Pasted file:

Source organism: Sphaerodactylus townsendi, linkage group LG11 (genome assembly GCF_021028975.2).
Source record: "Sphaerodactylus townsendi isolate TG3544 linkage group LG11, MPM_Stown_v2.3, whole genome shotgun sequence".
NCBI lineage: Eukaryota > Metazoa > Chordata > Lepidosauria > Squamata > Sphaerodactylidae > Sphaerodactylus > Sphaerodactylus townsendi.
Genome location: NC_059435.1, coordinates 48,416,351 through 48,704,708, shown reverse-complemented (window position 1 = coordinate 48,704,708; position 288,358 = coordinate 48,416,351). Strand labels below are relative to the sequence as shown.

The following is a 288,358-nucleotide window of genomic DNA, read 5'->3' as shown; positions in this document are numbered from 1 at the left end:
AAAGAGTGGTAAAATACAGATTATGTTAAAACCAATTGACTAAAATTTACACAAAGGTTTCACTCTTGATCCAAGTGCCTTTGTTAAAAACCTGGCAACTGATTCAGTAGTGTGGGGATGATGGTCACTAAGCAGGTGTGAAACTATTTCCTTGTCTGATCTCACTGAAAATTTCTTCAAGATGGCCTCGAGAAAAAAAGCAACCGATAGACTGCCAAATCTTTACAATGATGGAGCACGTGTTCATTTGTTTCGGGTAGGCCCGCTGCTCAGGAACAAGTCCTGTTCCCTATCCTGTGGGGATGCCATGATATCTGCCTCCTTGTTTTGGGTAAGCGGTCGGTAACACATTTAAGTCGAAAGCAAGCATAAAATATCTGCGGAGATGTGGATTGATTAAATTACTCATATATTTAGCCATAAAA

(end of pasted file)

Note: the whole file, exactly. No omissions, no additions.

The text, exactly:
Source organism: Sphaerodactylus townsendi, linkage group LG11 (genome assembly GCF_021028975.2).
Source record: "Sphaerodactylus townsendi isolate TG3544 linkage group LG11, MPM_Stown_v2.3, whole genome shotgun sequence".
NCBI lineage: Eukaryota > Metazoa > Chordata > Lepidosauria > Squamata > Sphaerodactylidae > Sphaerodactylus > Sphaerodactylus townsendi.
Genome location: NC_059435.1, coordinates 48,416,351 through 48,704,708, shown reverse-complemented (window position 1 = coordinate 48,704,708; position 288,358 = coordinate 48,416,351). Strand labels below are relative to the sequence as shown.

The following is a 288,358-nucleotide window of genomic DNA, read 5'->3' as shown; positions in this document are numbered from 1 at the left end:
AAAGAGTGGTAAAATACAGATTATGTTAAAACCAATTGACTAAAATTTACACAAAGGTTTCACTCTTGATCCAAGTGCCTTTGTTAAAAACCTGGCAACTGATTCAGTAGTGTGGGGATGATGGTCACTAAGCAGGTGTGAAACTATTTCCTTGTCTGATCTCACTGAAAATTTCTTCAAGATGGCCTCGAGAAAAAAAGCAACCGATAGACTGCCAAATCTTTACAATGATGGAGCACGTGTTCATTTGTTTCGGGTAGGCCCGCTGCTCAGGAACAAGTCCTGTTCCCTATCCTGTGGGGATGCCATGATATCTGCCTCCTTGTTTTGGGTAAGCGGTCGGTAACACATTTAAGTCGAAAGCAAGCATAAAATATCTGCGGAGATGTGGATTGATTAAATTACTCATATATTTAGCCATAAAA